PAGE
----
May i.] may day. 253
Then the garland on ropes is hung high over all, One end to a tree, and one hooked to a wall; When they cuck the ball over till day is nigh gone, And then tea and cakes and the dancing comes on.
And then, lawk ! what laughing and dancing is there, While the fiddler makes faces within the arm-chair; And then comes the cushion* the girls they all shriek, And fly to the door from the old fiddler's squeak.
But the doors they are fastened, so all must kneel down, And take the rude kiss from the unmannerly clown. Thus the May games are ended, to their houses they roam, With the sweetheart she chooses each maiden goes home."
* The cushion dance appears to be of some antiquity: it is thus mentioned by Selden in his Table Talk, under " King of England":— " The court of England is much altered. At a solemn dancing, first you have the great measures, then the Corrantoes and the Galliards, and this is kept up with ceremony; at length to French-more [Frenchmore] and the cushion dance, and then all the company dance—lord and groom, lady and kitchen-maid, no distinction. So in our court in Queen Elizabeth's time gravity and state were kept up. In King James" time things were very pretty well. But in King Charles' time there was nothing but Frenchmore and the cushion-dance, omnium gatherum, tolly polly, hoite come toite." In Playford'a Dancing Master (1698, p. 7) it is described as follows:—"This dance is begun by a single person (either man or woman), who. taking a cushion in hand, dances about the room, and at the end of the tune stops and sings, ' This dance it will no further go;' the musician answers, ' I pray you, good sir, why say you so ?' Man. i Because Jean Sanderson will not come to.' Musician. ' She must come to, and she shall come to, and she must whether she will or no.' Then he lays down the cushion before a woman, on which she kneels, and he kisses her, singing, ' Welcome, Joan Sanderson, welcome, welcome,' Then she rises, takes up the cushion, and both dance, singing, 'Prinkum prankum is a fine dance, and shall we go dance it once again ?' Then making a stop, the woman sings as before, ' This dance it will no further go.' Musician. 4 I pray you, madam, why say you so?' Woman. 'Because John Sanderson will not come to.' Musician. 4 He must come to,' &c. (as before). And so she lays down the cushion before a man, who, kneeling upon it, salutes her, she singing ' Welcome, John Sanderson,' &c. Then he taking up the cushion, they dance round, singing as before, and thus they do till the whole company are taken into the ring. Then the cushion is laid before the first man, the woman singing 'This dance,' &c. (as before), only instead of'not come to,' they sing, " go fro f and instead of ' Welcome, John Sanderson,' 4 Farewell, farewell;' and so they go out one by one as they came in."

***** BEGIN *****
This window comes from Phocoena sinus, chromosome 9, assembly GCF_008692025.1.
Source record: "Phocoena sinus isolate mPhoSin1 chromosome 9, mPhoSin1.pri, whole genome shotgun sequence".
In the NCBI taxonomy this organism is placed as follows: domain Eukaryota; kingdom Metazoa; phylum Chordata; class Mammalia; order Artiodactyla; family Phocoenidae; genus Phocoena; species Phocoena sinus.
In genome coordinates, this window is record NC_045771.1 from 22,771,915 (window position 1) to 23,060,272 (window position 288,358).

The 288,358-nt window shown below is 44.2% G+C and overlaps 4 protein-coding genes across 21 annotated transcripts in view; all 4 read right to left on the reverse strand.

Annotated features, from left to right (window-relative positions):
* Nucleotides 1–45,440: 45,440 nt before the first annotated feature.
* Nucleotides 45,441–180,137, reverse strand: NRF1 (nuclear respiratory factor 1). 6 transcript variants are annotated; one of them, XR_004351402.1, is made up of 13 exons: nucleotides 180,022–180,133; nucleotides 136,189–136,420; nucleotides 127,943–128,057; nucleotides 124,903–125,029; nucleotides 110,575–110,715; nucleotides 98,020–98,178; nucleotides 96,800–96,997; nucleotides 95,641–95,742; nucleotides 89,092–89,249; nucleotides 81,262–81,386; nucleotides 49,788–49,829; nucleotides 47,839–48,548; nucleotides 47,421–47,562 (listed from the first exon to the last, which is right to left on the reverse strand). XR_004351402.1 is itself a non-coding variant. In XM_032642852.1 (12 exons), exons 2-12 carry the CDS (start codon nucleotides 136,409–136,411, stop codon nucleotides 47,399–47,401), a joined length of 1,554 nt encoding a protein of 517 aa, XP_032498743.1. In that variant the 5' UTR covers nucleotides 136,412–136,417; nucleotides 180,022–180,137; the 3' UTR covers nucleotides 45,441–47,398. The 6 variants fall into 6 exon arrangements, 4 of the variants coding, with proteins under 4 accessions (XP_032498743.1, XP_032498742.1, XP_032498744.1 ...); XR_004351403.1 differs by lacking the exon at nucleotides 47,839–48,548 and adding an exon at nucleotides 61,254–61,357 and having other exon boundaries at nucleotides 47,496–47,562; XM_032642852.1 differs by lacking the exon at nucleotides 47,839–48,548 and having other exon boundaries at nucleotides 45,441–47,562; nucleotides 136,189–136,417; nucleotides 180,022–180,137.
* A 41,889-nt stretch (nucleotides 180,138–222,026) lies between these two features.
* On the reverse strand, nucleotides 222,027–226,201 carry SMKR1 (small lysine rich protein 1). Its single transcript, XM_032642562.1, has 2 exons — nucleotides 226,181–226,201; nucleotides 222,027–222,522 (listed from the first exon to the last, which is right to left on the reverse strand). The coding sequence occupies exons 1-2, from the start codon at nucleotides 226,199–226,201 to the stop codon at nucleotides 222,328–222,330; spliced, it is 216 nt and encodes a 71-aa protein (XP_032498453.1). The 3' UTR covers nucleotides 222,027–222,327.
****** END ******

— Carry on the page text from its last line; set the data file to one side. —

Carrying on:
This dance was well known in Hollaud in the early part of the